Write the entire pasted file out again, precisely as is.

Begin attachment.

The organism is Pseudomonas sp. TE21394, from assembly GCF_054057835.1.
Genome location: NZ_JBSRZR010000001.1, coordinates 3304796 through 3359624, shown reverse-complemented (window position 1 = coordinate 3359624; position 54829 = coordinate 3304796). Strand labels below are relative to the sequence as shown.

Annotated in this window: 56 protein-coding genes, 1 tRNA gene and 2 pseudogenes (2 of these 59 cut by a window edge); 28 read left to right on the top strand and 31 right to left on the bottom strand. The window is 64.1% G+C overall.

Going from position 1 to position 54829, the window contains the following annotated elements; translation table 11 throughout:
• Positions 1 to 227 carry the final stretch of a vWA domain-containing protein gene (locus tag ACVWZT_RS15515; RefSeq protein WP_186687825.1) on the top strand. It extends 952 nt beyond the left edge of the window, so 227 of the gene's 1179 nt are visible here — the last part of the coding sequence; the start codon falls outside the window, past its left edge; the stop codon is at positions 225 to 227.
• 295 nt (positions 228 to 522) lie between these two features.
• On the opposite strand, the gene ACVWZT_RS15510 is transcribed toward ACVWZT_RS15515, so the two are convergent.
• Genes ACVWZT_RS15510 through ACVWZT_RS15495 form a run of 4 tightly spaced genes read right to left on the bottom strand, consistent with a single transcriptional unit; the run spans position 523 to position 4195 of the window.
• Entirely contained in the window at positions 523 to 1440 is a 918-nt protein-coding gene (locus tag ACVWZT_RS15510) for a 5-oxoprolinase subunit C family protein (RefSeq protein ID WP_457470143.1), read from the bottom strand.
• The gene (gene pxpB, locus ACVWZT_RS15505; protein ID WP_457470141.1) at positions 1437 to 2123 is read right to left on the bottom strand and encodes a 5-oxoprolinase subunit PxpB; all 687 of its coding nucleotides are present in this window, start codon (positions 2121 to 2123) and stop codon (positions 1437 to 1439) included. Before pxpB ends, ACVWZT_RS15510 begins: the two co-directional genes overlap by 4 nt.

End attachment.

The organism is Pseudomonas sp. TE21394, from assembly GCF_054057835.1.
Genome location: NZ_JBSRZR010000001.1, coordinates 3304796 through 3359624, shown reverse-complemented (window position 1 = coordinate 3359624; position 54829 = coordinate 3304796). Strand labels below are relative to the sequence as shown.

Annotated in this window: 56 protein-coding genes, 1 tRNA gene and 2 pseudogenes (2 of these 59 cut by a window edge); 28 read left to right on the top strand and 31 right to left on the bottom strand. The window is 64.1% G+C overall.

Going from position 1 to position 54829, the window contains the following annotated elements; translation table 11 throughout:
• Positions 1 to 227 carry the final stretch of a vWA domain-containing protein gene (locus tag ACVWZT_RS15515; RefSeq protein WP_186687825.1) on the top strand. It extends 952 nt beyond the left edge of the window, so 227 of the gene's 1179 nt are visible here — the last part of the coding sequence; the start codon falls outside the window, past its left edge; the stop codon is at positions 225 to 227.
• 295 nt (positions 228 to 522) lie between these two features.
• On the opposite strand, the gene ACVWZT_RS15510 is transcribed toward ACVWZT_RS15515, so the two are convergent.
• Genes ACVWZT_RS15510 through ACVWZT_RS15495 form a run of 4 tightly spaced genes read right to left on the bottom strand, consistent with a single transcriptional unit; the run spans position 523 to position 4195 of the window.
• Entirely contained in the window at positions 523 to 1440 is a 918-nt protein-coding gene (locus tag ACVWZT_RS15510) for a 5-oxoprolinase subunit C family protein (RefSeq protein ID WP_457470143.1), read from the bottom strand.
• The gene (gene pxpB, locus ACVWZT_RS15505; protein ID WP_457470141.1) at positions 1437 to 2123 is read right to left on the bottom strand and encodes a 5-oxoprolinase subunit PxpB; all 687 of its coding nucleotides are present in this window, start codon (positions 2121 to 2123) and stop codon (positions 1437 to 1439) included. Before pxpB ends, ACVWZT_RS15510 begins: the two co-directional genes overlap by 4 nt.